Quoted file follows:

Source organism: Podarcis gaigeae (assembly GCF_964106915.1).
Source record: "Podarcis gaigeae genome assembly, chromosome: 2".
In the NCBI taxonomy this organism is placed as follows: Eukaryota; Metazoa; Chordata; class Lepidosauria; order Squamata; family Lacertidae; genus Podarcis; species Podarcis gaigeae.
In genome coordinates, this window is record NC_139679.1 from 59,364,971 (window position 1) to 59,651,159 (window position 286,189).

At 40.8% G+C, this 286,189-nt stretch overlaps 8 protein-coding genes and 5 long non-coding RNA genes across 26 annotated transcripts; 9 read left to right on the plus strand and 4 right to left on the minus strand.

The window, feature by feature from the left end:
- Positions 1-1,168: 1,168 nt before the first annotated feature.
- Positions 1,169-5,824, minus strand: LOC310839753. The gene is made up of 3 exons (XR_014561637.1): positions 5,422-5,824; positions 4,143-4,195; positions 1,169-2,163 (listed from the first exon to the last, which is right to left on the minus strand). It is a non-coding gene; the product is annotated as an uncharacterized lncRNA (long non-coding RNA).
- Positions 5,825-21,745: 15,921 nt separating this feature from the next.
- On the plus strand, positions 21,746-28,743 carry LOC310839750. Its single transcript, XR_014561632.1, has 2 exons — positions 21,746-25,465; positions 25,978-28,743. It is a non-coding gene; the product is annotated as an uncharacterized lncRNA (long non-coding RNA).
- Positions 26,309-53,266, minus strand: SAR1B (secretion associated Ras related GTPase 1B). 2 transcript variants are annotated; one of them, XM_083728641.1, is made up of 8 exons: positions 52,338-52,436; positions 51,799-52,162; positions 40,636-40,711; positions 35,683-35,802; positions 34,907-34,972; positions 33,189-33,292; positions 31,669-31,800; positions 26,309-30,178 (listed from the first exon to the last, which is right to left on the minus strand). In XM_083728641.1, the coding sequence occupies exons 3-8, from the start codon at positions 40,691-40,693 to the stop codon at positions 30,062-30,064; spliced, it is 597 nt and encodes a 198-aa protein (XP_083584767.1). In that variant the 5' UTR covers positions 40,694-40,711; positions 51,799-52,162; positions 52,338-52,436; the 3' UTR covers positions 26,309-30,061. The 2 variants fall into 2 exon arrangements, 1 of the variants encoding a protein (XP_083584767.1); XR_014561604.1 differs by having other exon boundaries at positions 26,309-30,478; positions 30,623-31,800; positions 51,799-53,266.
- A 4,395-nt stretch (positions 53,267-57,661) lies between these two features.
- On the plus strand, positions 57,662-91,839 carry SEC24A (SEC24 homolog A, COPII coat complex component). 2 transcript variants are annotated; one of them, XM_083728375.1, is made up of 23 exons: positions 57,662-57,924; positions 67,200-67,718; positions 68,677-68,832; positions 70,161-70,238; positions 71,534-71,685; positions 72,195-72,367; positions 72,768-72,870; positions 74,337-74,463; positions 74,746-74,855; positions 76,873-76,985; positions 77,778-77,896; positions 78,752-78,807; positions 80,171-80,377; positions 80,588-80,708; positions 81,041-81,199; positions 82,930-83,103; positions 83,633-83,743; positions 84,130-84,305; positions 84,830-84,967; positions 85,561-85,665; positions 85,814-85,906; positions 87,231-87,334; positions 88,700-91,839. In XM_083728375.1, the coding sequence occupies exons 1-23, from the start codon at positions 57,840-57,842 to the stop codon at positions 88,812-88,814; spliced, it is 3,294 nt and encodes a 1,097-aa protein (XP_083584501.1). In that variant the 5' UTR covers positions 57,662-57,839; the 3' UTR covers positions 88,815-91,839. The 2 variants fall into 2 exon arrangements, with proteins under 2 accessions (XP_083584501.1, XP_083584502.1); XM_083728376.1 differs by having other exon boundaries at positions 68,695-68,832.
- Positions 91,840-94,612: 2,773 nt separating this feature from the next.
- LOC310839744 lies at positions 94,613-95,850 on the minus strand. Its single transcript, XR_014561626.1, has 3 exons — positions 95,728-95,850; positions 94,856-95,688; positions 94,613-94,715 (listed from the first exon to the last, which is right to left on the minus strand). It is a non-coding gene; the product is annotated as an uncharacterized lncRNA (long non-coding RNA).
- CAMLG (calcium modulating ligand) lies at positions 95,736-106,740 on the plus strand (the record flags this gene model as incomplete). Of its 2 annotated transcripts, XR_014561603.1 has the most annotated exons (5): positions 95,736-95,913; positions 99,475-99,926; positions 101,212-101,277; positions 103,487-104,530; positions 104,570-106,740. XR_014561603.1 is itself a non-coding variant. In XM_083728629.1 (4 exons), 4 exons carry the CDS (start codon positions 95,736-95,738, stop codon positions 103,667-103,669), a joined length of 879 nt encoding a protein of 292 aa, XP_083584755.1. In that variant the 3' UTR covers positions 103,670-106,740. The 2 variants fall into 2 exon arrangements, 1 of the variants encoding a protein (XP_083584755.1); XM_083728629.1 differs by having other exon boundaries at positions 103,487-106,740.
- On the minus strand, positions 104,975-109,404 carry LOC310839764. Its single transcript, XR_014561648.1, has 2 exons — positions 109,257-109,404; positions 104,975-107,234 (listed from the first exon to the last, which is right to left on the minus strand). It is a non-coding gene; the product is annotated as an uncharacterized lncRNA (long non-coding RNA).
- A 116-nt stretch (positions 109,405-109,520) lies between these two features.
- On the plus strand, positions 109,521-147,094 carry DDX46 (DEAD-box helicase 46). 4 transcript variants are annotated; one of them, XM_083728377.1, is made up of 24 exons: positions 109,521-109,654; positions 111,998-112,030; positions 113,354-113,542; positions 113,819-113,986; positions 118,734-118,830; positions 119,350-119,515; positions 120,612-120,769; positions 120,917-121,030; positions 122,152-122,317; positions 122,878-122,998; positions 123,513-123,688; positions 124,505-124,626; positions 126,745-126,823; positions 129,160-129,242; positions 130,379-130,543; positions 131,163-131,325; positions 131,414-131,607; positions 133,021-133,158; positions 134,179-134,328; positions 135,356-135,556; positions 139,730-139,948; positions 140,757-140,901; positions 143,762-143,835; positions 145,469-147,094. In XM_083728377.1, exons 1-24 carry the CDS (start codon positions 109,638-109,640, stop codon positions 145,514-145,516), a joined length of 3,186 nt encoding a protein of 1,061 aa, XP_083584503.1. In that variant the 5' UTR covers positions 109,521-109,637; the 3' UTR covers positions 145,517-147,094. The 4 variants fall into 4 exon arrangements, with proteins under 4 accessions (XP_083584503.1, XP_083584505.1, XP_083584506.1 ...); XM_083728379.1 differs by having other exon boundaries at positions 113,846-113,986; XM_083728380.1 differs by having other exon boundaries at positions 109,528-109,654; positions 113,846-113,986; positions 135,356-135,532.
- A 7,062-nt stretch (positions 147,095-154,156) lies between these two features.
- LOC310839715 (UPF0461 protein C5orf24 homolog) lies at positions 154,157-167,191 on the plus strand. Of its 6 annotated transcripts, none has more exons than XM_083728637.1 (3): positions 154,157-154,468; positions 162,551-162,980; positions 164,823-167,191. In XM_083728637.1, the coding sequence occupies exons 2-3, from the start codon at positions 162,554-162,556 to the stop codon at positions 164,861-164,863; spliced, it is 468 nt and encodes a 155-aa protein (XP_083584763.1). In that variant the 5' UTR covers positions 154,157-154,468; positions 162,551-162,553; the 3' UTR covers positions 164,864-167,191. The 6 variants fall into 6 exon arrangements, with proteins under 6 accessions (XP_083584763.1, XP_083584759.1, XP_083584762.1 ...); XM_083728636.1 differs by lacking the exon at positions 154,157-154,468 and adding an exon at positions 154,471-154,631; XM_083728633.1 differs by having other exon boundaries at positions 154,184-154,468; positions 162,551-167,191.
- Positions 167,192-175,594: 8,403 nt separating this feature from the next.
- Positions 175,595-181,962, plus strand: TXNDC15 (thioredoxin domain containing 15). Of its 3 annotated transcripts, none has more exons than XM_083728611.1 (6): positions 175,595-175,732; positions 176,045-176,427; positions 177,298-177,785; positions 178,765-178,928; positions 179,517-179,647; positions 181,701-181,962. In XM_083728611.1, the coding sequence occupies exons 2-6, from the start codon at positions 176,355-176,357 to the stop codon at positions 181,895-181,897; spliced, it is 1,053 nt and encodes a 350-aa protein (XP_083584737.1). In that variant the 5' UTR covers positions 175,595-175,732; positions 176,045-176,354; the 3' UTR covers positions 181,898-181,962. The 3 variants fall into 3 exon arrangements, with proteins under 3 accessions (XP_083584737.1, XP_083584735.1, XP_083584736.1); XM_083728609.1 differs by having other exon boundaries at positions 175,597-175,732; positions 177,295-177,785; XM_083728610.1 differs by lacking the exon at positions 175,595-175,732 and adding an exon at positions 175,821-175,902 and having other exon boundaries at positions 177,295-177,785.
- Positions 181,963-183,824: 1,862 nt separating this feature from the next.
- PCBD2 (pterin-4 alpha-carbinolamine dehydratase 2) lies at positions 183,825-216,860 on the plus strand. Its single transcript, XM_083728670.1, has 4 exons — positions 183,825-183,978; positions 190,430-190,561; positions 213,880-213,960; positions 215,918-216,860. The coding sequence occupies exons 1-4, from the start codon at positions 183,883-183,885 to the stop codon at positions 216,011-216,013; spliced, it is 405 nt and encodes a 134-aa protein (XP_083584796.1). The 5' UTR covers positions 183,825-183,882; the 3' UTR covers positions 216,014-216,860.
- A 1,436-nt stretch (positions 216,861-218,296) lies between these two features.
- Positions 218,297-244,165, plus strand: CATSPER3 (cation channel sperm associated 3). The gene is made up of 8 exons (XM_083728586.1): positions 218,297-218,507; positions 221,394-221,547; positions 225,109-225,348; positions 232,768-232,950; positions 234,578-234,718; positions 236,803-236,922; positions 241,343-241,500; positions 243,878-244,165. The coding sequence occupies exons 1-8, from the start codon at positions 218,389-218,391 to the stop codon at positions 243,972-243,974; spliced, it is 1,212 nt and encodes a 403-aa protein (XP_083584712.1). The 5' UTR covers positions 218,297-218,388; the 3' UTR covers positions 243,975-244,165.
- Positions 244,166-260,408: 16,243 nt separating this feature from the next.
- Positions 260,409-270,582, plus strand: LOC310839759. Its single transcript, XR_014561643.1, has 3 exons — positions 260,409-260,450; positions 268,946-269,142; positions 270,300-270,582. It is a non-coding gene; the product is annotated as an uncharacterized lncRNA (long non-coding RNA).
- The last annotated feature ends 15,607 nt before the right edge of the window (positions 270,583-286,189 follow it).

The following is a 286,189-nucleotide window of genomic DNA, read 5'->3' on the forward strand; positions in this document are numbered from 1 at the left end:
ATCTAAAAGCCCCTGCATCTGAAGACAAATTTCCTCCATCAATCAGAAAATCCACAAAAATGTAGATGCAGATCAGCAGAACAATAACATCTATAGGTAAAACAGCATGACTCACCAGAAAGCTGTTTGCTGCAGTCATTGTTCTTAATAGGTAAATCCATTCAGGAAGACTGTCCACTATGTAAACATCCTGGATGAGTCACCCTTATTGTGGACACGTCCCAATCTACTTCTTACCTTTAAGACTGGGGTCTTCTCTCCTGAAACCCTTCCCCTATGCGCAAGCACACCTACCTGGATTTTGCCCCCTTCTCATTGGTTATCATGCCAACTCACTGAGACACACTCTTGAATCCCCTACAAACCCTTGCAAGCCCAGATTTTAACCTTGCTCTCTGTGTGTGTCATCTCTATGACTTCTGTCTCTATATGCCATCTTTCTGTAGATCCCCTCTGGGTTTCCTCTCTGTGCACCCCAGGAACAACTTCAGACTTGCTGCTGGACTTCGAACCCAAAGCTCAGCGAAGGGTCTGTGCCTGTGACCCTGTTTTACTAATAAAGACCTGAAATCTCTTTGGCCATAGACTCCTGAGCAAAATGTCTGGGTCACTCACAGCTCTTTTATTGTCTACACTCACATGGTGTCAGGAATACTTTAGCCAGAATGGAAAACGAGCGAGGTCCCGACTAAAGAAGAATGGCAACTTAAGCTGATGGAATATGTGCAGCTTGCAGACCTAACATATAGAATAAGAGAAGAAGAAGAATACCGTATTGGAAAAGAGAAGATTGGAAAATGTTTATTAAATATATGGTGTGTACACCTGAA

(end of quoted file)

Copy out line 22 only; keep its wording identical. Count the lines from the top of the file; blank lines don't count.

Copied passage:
- Positions 167,192-175,594: 8,403 nt separating this feature from the next.